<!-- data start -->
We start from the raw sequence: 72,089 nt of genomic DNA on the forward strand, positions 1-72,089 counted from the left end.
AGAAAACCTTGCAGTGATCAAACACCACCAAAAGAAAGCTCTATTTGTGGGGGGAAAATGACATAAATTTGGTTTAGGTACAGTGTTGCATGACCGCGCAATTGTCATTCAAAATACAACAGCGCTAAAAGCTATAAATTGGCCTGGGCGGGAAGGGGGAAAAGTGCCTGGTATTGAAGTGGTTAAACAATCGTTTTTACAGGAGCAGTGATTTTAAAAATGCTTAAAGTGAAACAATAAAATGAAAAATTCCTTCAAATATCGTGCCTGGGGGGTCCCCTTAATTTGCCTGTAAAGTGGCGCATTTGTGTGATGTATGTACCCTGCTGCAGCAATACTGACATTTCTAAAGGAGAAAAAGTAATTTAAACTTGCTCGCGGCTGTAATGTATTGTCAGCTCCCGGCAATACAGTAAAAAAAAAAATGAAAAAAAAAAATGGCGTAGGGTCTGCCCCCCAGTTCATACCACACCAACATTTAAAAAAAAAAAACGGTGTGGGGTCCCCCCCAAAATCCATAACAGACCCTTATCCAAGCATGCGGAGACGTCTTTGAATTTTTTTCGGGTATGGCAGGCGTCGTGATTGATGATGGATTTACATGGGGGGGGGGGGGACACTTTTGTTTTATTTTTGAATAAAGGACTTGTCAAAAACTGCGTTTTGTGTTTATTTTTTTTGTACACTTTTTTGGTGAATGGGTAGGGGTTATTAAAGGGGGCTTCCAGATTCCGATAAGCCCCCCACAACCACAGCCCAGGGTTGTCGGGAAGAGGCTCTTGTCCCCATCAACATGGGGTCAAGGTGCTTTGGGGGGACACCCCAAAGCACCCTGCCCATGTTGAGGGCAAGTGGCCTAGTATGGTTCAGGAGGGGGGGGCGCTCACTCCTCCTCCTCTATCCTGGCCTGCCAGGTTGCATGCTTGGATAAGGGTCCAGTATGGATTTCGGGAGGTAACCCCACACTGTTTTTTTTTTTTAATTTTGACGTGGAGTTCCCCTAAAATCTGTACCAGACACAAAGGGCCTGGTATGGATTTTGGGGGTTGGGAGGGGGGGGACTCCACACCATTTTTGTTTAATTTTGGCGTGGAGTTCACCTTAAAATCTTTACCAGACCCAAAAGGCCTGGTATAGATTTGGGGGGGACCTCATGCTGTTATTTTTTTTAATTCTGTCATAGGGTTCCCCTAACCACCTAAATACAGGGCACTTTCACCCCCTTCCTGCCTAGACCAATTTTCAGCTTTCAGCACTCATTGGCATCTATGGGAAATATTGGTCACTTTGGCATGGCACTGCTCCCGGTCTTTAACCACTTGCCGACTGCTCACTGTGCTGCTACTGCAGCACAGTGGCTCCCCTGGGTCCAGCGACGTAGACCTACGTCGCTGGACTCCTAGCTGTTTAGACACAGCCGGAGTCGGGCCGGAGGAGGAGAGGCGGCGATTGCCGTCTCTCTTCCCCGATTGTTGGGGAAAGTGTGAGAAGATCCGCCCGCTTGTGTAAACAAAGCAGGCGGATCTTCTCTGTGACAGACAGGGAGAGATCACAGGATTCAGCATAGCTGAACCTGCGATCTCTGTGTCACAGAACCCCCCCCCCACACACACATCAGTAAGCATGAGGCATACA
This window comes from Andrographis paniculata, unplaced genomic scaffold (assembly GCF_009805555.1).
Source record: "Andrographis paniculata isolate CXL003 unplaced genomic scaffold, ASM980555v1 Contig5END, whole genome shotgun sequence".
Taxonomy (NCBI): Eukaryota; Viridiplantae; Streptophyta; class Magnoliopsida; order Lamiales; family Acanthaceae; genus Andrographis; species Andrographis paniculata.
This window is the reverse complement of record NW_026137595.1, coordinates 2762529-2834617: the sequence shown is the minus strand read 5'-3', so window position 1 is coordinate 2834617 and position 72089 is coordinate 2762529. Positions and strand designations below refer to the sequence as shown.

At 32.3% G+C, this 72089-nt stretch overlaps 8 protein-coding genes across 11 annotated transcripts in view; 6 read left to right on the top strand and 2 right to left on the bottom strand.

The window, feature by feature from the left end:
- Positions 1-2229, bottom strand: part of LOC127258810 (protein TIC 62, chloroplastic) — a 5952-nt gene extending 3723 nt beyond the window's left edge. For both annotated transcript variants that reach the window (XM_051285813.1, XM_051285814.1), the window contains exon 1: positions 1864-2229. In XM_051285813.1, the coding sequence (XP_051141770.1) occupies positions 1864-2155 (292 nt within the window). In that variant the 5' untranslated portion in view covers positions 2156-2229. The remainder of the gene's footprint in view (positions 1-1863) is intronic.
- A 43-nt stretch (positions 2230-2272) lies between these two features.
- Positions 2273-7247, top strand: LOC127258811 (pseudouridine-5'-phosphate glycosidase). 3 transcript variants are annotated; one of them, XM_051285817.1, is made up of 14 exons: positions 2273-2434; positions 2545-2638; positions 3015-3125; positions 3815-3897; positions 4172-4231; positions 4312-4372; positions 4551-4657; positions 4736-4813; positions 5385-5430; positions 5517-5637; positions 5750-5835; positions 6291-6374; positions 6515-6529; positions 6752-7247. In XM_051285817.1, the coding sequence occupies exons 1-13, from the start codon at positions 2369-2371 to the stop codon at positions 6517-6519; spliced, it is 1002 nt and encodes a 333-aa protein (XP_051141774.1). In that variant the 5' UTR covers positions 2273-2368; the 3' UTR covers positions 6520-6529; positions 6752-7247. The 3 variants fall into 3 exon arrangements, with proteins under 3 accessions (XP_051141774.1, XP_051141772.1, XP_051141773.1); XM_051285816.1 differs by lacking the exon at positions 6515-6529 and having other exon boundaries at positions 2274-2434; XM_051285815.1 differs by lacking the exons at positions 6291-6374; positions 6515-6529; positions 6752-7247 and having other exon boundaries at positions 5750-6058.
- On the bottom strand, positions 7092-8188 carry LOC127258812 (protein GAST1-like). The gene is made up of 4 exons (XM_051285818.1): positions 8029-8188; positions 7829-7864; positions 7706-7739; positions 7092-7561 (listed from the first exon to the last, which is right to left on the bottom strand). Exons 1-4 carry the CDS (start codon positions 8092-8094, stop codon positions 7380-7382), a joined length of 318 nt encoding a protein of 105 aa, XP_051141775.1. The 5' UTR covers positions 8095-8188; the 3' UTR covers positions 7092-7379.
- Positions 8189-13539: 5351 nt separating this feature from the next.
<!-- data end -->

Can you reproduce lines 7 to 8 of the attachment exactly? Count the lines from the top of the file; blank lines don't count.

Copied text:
At 32.3% G+C, this 72089-nt stretch overlaps 8 protein-coding genes across 11 annotated transcripts in view; 6 read left to right on the top strand and 2 right to left on the bottom strand.

The window, feature by feature from the left end: